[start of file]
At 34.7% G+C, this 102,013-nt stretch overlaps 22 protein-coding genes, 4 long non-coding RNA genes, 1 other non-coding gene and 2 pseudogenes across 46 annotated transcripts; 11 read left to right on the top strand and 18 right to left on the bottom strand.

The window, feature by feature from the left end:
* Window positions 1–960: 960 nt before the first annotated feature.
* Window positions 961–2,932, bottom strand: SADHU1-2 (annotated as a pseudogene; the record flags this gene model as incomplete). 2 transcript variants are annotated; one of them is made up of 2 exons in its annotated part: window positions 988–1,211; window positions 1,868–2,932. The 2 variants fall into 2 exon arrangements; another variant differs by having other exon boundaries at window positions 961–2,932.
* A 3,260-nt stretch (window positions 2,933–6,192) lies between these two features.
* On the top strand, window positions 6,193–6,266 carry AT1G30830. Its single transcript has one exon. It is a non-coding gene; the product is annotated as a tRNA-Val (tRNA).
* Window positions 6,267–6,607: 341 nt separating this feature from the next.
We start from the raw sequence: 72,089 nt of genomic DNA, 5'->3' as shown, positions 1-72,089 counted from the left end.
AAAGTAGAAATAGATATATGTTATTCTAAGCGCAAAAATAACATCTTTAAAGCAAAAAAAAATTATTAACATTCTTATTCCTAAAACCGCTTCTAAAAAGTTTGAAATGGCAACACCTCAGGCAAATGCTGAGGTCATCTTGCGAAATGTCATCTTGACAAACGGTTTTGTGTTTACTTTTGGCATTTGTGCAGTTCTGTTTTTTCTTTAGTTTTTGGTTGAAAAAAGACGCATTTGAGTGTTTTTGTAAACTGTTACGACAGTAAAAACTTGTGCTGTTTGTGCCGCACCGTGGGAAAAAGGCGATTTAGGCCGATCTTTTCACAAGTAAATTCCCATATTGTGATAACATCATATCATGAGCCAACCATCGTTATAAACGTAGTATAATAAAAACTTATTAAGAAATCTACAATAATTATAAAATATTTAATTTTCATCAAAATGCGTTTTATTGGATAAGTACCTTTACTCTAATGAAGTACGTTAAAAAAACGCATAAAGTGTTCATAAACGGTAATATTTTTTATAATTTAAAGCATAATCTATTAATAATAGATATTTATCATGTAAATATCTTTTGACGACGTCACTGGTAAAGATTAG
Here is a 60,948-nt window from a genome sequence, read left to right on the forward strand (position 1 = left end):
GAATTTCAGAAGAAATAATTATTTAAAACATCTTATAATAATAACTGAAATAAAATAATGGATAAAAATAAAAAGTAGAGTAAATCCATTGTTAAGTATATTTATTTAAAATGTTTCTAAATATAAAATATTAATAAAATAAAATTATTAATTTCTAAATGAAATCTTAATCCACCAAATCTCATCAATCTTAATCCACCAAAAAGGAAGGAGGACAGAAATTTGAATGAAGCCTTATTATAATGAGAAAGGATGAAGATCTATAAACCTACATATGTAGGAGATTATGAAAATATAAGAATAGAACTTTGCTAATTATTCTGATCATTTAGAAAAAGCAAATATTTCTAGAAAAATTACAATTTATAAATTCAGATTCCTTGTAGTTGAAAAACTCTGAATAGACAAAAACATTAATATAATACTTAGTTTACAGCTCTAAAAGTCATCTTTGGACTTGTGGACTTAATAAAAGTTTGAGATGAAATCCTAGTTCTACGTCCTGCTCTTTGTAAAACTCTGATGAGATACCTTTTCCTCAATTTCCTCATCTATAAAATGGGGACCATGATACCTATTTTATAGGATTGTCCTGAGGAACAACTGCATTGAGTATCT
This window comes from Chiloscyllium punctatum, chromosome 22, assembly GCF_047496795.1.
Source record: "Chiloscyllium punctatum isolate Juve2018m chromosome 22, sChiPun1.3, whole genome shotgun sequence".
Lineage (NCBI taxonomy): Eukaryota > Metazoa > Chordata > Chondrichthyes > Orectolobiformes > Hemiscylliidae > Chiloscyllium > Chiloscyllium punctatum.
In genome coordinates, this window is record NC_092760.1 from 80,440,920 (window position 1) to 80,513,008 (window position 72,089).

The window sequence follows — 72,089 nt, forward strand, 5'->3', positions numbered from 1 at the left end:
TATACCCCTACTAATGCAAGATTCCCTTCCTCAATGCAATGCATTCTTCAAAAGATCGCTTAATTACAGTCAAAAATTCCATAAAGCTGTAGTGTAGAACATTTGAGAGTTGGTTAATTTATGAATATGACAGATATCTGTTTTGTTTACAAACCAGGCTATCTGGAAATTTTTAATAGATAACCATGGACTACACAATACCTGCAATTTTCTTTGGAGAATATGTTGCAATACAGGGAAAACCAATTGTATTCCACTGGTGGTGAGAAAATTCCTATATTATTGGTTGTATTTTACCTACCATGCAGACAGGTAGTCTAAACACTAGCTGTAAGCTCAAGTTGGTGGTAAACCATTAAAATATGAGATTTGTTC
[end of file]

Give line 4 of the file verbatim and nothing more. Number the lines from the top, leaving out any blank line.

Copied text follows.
* Window positions 961–2,932, bottom strand: SADHU1-2 (annotated as a pseudogene; the record flags this gene model as incomplete). 2 transcript variants are annotated; one of them is made up of 2 exons in its annotated part: window positions 988–1,211; window positions 1,868–2,932. The 2 variants fall into 2 exon arrangements; another variant differs by having other exon boundaries at window positions 961–2,932.